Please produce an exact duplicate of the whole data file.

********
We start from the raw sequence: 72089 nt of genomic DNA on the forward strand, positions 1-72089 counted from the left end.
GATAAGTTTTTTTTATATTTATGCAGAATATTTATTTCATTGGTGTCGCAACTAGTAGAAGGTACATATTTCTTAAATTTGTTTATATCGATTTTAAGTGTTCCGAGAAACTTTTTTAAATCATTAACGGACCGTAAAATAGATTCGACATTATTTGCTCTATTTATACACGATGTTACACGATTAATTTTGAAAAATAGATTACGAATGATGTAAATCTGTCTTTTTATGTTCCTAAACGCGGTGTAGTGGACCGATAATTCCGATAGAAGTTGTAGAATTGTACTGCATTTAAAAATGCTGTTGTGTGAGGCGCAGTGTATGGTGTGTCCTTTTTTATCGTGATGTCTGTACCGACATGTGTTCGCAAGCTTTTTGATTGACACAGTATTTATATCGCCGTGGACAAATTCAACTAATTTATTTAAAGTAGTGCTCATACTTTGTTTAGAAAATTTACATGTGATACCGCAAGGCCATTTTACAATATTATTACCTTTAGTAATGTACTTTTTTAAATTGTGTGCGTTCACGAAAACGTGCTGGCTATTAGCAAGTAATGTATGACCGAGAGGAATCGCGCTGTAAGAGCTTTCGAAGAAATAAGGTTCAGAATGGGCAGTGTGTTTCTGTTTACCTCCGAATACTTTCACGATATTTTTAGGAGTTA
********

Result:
We start from the raw sequence: 72089 nt of genomic DNA on the forward strand, positions 1-72089 counted from the left end.
GATAAGTTTTTTTTATATTTATGCAGAATATTTATTTCATTGGTGTCGCAACTAGTAGAAGGTACATATTTCTTAAATTTGTTTATATCGATTTTAAGTGTTCCGAGAAACTTTTTTAAATCATTAACGGACCGTAAAATAGATTCGACATTATTTGCTCTATTTATACACGATGTTACACGATTAATTTTGAAAAATAGATTACGAATGATGTAAATCTGTCTTTTTATGTTCCTAAACGCGGTGTAGTGGACCGATAATTCCGATAGAAGTTGTAGAATTGTACTGCATTTAAAAATGCTGTTGTGTGAGGCGCAGTGTATGGTGTGTCCTTTTTTATCGTGATGTCTGTACCGACATGTGTTCGCAAGCTTTTTGATTGACACAGTATTTATATCGCCGTGGACAAATTCAACTAATTTATTTAAAGTAGTGCTCATACTTTGTTTAGAAAATTTACATGTGATACCGCAAGGCCATTTTACAATATTATTACCTTTAGTAATGTACTTTTTTAAATTGTGTGCGTTCACGAAAACGTGCTGGCTATTAGCAAGTAATGTATGACCGAGAGGAATCGCGCTGTAAGAGCTTTCGAAGAAATAAGGTTCAGAATGGGCAGTGTGTTTCTGTTTACCTCCGAATACTTTCACGATATTTTTAGGAGTTA